The Sparrow Found a House by Jason McIntire: Book Review

The Sparrow Found a House 
by Jason McIntire 
Find it on: 

Third person; Omnipresent
205 Pages

About the Book 
Back cover Blurb
What if your new stepdad was a Bible-toting Army Sergeant? 
Fifteen-year-old Jessie Rivera is living every teenager’s nightmare. Her widowed mom has married a man who wears his heavy Christian values like his sergeant’s stripes – on both sleeves. 
Glenn Sparrow is persistent, immovable, and not afraid to be firm. Worse than that, he’s loving, kind – even fun – and he has Chris, Moe, and Katie completely won over. 
But Jessie is determined that she won’t be won over, or give up her “freedom” without a fight. She knows what she wants, and it isn’t what they’ve got. 
Or is it?

Why I Choose this Book

Jason McIntire, the author of The Sparrow Found a House, contacted me back in June of 2014 asking me if I wanted to be a part of the book launch. At that time it didn’t work for me to do a book review, but I did host him on Noveltea. Then, earlier this year I read and reviewed Flight School, the second book in the Sparrow Stories series. Ever since then I’ve wanted to go back and read The Sparrow Found a House (referred to from now on as TSFAH)

What I Thought about this Book 

I’m not sure if it’s because I already “knew” these characters, but I enjoyed TSFAH a lot more than Flight School. The main character in this book is fifteen-year-old Jessie, although she shares stage time with her three siblings, Mom and new step-dad. It was easy to see that Jessie is conflicted by the changes going on in her family. She loves her mom and of course has a bond with her siblings, therefore she wants life to run smoothly for them but she can’t stand her new step-dad. I could feel her struggle and although I didn’t personally connect with her very much, I thought she was well-written and that a lot of people would be able to connect with her.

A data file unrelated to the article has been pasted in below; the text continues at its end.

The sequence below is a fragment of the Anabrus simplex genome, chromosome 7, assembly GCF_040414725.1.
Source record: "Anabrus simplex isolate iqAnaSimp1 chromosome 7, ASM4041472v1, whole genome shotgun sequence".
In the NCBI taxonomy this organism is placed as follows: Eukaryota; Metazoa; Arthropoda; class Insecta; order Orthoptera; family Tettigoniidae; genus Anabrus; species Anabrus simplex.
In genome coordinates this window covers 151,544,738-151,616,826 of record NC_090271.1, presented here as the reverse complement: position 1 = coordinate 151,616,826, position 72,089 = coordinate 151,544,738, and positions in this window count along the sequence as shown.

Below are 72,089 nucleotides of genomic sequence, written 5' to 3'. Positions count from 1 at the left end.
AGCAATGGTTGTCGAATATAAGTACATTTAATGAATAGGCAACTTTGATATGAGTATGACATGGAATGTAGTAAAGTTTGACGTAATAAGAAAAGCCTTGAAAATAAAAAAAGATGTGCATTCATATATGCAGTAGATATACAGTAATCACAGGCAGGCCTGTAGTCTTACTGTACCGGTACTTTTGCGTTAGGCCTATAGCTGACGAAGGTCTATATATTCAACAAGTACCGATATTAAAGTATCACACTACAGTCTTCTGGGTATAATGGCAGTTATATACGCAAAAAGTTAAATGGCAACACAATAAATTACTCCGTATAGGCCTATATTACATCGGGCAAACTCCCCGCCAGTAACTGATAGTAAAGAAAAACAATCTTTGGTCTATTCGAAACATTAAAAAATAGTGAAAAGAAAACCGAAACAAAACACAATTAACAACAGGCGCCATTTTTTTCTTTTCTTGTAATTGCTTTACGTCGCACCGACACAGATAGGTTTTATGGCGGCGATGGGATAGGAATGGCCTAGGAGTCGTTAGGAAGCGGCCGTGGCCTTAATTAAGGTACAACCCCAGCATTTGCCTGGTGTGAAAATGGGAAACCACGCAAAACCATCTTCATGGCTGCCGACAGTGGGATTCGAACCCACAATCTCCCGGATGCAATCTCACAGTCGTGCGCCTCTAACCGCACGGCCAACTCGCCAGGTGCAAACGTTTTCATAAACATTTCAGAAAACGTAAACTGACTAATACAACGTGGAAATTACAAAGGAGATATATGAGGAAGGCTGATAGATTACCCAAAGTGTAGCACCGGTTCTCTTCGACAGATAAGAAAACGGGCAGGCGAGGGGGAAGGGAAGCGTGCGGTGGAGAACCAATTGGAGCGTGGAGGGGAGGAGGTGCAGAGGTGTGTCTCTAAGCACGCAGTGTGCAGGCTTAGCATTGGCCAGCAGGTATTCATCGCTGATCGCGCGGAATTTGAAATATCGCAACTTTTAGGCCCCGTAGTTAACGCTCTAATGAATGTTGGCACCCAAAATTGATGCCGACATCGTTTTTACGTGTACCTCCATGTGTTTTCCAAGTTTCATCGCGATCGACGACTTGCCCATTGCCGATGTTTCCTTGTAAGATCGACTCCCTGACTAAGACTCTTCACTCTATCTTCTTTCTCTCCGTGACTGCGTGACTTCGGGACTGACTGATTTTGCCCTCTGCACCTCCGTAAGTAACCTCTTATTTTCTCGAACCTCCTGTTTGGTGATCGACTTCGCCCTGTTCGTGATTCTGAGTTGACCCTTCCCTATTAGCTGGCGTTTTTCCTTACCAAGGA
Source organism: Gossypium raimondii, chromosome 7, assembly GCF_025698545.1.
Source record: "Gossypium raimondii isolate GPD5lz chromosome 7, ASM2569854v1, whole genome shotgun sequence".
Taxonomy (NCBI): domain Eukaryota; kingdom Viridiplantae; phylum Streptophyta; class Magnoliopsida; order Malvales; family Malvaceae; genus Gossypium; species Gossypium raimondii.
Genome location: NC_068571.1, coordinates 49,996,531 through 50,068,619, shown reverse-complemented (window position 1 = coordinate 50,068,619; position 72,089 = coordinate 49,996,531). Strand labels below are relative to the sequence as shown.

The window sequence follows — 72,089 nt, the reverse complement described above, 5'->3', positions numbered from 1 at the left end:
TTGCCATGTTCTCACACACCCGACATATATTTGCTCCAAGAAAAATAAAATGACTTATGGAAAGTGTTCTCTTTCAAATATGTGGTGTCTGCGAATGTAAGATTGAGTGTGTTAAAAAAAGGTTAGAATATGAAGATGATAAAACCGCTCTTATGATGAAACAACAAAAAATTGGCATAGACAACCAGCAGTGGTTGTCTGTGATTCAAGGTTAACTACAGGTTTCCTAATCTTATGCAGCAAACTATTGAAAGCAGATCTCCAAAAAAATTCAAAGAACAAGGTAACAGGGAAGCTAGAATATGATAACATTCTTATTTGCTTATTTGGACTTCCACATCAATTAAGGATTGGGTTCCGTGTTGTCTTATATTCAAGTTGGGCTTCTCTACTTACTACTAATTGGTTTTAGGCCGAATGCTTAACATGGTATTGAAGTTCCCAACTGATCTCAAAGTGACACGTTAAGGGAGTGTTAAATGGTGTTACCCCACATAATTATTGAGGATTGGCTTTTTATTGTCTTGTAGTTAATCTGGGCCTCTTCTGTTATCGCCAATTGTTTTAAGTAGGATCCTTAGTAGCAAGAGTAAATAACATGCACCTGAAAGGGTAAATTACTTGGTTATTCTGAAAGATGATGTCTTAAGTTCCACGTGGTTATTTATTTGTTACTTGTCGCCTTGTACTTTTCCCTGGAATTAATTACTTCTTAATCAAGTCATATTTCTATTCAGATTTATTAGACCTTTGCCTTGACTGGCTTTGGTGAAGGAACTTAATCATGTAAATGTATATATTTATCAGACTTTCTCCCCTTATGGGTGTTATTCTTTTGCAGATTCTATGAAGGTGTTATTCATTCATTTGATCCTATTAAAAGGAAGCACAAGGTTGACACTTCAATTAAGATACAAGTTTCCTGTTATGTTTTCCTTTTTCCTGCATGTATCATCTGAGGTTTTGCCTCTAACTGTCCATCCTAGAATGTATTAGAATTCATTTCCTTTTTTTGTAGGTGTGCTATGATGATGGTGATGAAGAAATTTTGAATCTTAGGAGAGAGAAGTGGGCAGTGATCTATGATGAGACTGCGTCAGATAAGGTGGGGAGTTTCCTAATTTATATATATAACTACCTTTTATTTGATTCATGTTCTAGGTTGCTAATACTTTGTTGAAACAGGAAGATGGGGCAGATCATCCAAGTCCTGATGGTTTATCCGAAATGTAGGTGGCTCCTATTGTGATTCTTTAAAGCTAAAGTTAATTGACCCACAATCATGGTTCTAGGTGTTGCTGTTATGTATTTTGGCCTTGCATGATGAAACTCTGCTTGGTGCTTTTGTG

A little list of things I especially enjoyed in TSFAH
1. The Creation Museum gets about a ten second appearance in the book which was cool
2. The parents are willing to apologize when they’ve done something wrong 
3. Ben. He was a cool friend for them to have
4. Each one of the characters were their own person and had their own personalities 
5. The fact that Jessie didn’t change all of a sudden
6. Camping. Of course camping. How could I not like camping?

TSFAH reminded me quite a bit to A Song for Your Honorwhich is a true, modern-day story involving a homeschooling window and her struggles with the grandparents not agreeing with the conservative way she was raising her family. (I don’t agree with everything in A Song for Your Honor and there are times the story drags, but over all it is very encouraging – especially in the arena of forgiveness. I highly recommend it.) I actually really enjoyed the parallels between the two books and wondered at times if they were done on purpose or not. 

I didn’t find a huge a mount of stuff that I disagreed with in TSFAH and I thought almost all of the “teachable” moments were done tastefully and were not overbearing which is a hard trick to master. 
This book made me want to re-read Flight School and pick up on what elements of the story I might have missed my first time reading it. 

I’m giving The Sparrow Found a House Four Stars and recommend it to kids and teenagers who want an interesting, God-focused read that will encourage them in their Christian faith. 

About the Author 

A 2005 homeschool graduate and partner in family business ventures, Jason McIntire writes as a hobby. His Christian stories are built around solidly biblical ideas, but packaged in his own light-hearted, often humorous style. (See their website here.) 

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